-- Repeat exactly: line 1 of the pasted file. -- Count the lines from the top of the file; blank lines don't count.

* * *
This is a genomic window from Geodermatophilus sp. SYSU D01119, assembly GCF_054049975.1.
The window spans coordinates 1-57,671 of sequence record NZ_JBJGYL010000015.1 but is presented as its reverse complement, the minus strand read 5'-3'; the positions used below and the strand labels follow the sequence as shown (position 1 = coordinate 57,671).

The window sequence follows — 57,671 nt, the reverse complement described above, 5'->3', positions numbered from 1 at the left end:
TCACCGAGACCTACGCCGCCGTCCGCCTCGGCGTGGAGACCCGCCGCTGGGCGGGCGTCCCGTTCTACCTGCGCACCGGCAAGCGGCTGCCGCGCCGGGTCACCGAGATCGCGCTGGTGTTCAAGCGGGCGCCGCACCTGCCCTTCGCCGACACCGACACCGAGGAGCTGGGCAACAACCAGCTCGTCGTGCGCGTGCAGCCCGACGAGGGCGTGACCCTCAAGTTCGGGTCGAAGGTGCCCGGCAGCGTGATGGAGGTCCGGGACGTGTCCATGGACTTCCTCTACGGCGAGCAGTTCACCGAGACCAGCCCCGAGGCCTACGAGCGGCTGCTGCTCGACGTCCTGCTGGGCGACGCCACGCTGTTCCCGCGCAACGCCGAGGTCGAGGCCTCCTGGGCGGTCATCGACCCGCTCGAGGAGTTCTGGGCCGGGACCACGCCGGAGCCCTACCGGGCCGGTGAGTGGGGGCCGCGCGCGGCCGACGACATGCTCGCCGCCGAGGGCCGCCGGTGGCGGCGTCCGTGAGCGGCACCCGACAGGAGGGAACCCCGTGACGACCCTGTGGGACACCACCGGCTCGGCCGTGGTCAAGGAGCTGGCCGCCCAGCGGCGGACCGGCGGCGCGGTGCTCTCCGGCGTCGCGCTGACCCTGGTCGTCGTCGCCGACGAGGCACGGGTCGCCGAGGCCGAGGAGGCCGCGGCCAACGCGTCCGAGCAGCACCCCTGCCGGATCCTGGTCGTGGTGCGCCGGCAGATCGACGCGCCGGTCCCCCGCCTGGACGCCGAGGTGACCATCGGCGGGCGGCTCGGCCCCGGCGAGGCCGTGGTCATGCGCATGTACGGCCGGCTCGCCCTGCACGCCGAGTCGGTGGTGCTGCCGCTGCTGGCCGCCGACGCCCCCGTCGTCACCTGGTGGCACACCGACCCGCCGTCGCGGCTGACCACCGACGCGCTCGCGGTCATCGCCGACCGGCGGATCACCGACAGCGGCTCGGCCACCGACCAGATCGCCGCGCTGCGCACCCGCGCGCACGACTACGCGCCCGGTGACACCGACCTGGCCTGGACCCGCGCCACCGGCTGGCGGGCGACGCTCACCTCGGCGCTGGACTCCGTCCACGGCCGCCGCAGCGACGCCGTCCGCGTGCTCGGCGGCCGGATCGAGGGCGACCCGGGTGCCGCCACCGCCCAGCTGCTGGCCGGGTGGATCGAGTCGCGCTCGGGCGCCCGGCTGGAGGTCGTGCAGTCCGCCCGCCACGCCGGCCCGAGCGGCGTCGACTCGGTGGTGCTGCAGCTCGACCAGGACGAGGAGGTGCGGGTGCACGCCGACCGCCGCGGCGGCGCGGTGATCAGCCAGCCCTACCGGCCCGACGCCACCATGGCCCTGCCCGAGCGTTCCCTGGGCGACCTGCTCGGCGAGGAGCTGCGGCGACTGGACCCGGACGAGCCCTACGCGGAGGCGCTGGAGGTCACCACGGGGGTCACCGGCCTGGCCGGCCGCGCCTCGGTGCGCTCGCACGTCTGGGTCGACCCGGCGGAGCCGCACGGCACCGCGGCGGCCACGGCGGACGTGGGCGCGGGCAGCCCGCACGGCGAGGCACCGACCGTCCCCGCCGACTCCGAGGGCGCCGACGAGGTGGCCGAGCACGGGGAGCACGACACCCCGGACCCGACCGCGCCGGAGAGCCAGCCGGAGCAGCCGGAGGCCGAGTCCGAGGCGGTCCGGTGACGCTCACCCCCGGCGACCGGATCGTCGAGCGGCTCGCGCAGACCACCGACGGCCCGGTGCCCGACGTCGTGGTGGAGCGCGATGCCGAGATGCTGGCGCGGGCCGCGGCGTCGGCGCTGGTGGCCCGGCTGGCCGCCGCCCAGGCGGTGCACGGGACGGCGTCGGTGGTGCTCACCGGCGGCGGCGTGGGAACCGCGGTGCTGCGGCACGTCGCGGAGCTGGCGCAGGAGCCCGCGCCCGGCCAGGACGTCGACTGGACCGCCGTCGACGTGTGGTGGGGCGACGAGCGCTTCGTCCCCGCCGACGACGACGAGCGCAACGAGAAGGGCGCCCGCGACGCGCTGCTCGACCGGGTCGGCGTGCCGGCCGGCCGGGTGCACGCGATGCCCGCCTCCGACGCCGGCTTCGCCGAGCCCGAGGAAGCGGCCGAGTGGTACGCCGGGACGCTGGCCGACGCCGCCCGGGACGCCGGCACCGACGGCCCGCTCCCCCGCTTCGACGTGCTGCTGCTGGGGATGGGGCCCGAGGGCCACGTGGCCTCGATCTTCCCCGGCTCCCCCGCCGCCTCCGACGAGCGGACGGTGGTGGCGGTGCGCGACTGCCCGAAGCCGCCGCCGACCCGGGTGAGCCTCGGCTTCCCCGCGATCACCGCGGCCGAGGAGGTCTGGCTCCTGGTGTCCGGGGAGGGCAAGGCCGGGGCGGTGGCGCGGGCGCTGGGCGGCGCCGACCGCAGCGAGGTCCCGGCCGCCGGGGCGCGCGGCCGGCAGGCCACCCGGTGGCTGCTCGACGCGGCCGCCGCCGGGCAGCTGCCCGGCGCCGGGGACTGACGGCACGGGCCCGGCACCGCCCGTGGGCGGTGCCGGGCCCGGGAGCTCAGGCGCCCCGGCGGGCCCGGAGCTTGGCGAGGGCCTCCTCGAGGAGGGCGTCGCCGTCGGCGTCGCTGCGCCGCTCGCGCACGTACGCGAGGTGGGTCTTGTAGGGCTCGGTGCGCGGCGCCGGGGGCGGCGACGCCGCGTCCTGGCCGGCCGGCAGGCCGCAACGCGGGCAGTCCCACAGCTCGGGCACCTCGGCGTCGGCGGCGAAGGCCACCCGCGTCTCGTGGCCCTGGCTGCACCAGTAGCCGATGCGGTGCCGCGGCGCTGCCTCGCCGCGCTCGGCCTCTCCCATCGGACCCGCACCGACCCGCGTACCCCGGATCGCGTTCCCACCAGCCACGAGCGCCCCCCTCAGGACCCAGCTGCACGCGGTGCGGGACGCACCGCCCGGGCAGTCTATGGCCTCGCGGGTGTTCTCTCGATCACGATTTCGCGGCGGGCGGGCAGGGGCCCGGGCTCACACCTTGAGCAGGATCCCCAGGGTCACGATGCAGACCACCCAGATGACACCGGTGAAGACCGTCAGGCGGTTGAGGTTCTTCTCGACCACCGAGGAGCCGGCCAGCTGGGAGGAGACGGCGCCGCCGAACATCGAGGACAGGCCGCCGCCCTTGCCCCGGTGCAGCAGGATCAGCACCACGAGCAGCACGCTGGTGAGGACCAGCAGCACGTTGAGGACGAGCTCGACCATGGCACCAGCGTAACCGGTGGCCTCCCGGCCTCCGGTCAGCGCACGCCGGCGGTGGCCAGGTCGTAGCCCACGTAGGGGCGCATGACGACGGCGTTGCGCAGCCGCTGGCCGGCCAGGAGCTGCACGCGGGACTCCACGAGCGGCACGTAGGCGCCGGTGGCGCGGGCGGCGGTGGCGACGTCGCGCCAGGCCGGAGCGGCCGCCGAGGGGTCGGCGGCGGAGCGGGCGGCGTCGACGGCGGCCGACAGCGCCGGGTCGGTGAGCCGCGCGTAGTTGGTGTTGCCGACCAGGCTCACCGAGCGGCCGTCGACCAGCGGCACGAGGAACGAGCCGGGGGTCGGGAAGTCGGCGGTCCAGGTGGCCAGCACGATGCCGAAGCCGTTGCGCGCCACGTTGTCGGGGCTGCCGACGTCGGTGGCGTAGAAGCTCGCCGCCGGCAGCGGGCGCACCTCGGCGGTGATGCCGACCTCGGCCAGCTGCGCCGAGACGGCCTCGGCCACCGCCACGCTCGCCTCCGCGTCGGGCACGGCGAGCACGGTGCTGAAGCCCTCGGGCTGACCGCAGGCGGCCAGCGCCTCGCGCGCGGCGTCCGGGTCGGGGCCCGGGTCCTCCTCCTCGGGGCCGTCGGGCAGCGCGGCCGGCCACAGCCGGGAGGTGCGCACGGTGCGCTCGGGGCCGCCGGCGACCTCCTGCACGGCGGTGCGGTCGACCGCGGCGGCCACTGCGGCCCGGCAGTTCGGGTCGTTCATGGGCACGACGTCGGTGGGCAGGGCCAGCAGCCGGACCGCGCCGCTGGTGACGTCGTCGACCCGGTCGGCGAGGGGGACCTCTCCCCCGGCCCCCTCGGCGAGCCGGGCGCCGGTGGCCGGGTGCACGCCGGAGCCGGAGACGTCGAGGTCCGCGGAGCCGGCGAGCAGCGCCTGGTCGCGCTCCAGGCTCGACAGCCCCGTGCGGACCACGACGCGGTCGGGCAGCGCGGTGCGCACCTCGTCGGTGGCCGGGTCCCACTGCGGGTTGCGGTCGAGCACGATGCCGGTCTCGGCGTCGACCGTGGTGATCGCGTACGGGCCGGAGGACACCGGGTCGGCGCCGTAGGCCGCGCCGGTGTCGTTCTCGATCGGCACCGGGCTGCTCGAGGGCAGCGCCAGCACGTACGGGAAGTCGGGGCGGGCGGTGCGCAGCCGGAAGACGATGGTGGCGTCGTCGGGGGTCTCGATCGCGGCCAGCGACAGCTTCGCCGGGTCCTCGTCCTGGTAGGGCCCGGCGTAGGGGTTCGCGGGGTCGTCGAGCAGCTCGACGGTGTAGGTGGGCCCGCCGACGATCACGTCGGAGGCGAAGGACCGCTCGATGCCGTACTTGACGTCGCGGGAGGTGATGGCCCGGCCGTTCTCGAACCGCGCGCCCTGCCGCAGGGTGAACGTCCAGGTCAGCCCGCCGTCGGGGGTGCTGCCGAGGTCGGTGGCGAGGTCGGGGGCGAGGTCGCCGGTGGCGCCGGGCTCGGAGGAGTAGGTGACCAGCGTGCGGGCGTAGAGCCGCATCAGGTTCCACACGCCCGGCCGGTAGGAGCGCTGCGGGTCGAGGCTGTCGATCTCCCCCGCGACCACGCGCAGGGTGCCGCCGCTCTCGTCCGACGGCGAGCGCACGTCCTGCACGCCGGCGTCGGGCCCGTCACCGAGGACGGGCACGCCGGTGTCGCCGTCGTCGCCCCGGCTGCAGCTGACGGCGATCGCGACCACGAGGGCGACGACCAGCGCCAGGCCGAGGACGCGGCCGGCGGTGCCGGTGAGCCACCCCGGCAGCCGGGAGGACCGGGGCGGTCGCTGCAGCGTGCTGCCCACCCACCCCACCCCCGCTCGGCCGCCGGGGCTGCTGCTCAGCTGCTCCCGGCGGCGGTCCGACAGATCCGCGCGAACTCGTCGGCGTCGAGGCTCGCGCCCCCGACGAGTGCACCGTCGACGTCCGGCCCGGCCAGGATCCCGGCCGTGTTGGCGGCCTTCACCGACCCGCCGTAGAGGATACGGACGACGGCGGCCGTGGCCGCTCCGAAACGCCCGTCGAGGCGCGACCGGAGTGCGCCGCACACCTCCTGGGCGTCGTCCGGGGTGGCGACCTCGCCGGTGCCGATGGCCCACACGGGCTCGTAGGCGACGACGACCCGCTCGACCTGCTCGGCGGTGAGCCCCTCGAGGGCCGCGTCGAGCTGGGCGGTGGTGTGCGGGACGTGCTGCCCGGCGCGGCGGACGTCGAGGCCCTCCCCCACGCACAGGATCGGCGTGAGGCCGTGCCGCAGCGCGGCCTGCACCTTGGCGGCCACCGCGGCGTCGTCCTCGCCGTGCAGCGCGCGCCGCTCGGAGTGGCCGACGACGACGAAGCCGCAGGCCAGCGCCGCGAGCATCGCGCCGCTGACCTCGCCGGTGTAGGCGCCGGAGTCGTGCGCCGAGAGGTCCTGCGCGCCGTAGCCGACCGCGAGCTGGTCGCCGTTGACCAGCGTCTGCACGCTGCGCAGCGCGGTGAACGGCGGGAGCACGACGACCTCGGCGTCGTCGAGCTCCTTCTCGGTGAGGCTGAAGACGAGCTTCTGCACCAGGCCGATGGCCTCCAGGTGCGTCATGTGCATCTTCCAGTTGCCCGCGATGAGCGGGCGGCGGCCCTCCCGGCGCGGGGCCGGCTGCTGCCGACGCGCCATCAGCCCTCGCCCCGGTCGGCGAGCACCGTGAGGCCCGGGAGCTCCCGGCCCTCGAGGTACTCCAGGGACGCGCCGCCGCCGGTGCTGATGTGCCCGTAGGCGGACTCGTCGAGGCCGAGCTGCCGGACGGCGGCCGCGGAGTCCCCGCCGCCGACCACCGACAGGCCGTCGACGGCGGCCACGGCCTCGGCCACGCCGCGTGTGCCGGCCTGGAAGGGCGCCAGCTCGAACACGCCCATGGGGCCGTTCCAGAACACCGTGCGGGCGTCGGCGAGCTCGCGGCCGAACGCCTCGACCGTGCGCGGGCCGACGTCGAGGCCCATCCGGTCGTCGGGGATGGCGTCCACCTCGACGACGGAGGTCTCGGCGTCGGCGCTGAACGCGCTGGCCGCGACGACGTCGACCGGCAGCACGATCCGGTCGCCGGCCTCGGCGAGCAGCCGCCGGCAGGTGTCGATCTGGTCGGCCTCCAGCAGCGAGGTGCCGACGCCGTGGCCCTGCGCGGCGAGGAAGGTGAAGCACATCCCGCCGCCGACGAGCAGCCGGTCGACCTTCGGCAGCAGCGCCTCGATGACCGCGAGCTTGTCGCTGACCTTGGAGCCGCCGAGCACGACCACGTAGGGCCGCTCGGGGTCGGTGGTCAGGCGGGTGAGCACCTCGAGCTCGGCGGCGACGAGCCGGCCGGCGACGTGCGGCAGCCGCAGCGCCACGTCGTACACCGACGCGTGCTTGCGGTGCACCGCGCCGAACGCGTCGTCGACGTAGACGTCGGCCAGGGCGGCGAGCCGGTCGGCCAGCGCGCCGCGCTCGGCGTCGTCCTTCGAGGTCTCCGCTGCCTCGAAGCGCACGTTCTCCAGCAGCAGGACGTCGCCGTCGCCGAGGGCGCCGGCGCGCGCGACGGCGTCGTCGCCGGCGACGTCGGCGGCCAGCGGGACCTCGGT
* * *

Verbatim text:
This is a genomic window from Geodermatophilus sp. SYSU D01119, assembly GCF_054049975.1.